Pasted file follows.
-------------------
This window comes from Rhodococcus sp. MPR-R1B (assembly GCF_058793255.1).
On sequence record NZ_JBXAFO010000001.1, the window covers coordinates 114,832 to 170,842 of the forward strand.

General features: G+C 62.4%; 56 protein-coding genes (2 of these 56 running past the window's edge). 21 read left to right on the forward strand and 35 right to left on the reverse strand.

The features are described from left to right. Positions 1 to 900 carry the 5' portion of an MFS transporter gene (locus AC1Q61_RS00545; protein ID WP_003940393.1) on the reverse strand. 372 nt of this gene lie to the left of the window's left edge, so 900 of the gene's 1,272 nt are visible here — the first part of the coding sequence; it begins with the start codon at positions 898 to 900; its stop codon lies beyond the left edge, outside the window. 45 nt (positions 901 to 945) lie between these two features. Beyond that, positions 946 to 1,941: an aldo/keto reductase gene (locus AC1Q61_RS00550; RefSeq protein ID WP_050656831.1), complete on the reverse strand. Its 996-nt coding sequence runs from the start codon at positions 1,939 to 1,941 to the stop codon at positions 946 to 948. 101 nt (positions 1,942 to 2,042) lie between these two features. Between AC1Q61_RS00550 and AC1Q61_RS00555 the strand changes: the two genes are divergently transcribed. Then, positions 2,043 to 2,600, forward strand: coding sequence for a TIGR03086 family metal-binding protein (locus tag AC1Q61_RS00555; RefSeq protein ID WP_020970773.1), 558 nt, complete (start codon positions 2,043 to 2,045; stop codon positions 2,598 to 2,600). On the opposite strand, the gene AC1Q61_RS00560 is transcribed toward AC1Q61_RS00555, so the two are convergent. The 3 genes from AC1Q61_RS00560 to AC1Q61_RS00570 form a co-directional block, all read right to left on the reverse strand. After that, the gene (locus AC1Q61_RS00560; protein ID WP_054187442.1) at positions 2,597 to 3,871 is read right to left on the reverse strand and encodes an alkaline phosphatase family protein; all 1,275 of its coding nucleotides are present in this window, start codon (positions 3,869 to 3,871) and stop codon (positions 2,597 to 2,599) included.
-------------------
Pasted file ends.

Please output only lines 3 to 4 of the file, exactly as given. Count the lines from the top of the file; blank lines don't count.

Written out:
General features: G+C 62.4%; 56 protein-coding genes (2 of these 56 running past the window's edge). 21 read left to right on the forward strand and 35 right to left on the reverse strand.

The features are described from left to right. Positions 1 to 900 carry the 5' portion of an MFS transporter gene (locus AC1Q61_RS00545; protein ID WP_003940393.1) on the reverse strand. 372 nt of this gene lie to the left of the window's left edge, so 900 of the gene's 1,272 nt are visible here — the first part of the coding sequence; it begins with the start codon at positions 898 to 900; its stop codon lies beyond the left edge, outside the window. 45 nt (positions 901 to 945) lie between these two features. Beyond that, positions 946 to 1,941: an aldo/keto reductase gene (locus AC1Q61_RS00550; RefSeq protein ID WP_050656831.1), complete on the reverse strand. Its 996-nt coding sequence runs from the start codon at positions 1,939 to 1,941 to the stop codon at positions 946 to 948. 101 nt (positions 1,942 to 2,042) lie between these two features. Between AC1Q61_RS00550 and AC1Q61_RS00555 the strand changes: the two genes are divergently transcribed. Then, positions 2,043 to 2,600, forward strand: coding sequence for a TIGR03086 family metal-binding protein (locus tag AC1Q61_RS00555; RefSeq protein ID WP_020970773.1), 558 nt, complete (start codon positions 2,043 to 2,045; stop codon positions 2,598 to 2,600). On the opposite strand, the gene AC1Q61_RS00560 is transcribed toward AC1Q61_RS00555, so the two are convergent. The 3 genes from AC1Q61_RS00560 to AC1Q61_RS00570 form a co-directional block, all read right to left on the reverse strand. After that, the gene (locus AC1Q61_RS00560; protein ID WP_054187442.1) at positions 2,597 to 3,871 is read right to left on the reverse strand and encodes an alkaline phosphatase family protein; all 1,275 of its coding nucleotides are present in this window, start codon (positions 3,869 to 3,871) and stop codon (positions 2,597 to 2,599) included.